Jessica Mitford, in The American Way of Death,* quotes a text that uses compliment when complement was intended, and adds [sic] to indicate this. What’s of interest here is the footnote she then appends:
I do not like the repeated use of sic. It seems to impart a pedantic, censorious quality to the writing. I have throughout made every effort to quote the funeral trade publications accurately; the reader who is fastidious about usage will hereafter have to supply his own sics.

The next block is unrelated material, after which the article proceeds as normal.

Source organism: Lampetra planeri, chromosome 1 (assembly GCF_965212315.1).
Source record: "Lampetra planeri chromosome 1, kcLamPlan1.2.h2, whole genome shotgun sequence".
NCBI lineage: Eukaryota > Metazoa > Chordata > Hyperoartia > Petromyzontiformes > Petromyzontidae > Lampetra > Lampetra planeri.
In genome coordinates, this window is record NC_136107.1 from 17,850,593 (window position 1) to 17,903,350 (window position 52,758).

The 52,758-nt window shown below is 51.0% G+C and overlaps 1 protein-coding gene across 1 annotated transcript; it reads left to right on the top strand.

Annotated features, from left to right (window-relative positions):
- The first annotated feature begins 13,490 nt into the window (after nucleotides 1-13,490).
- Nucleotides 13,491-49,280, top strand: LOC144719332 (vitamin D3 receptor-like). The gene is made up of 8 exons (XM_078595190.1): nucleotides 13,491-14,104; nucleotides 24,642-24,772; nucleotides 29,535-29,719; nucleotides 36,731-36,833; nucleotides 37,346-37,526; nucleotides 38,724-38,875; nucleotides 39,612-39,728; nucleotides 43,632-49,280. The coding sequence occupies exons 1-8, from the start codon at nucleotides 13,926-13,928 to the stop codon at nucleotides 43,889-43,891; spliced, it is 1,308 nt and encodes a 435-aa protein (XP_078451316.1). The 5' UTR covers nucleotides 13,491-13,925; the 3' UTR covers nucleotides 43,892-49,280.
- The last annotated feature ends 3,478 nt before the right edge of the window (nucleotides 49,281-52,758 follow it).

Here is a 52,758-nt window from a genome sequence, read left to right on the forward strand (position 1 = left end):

This “pedantic, censorious quality” is sometimes insinuated and sometimes unmistakeable. Sic – not an abbreviation but a Latin word meaning thus or so – can usefully clarify that a speaker said or wrote just as they are quoted to have done. But it can also serve as a sneer, an unseemly tool to mock a trivial error or an utterance of questionable pedigree.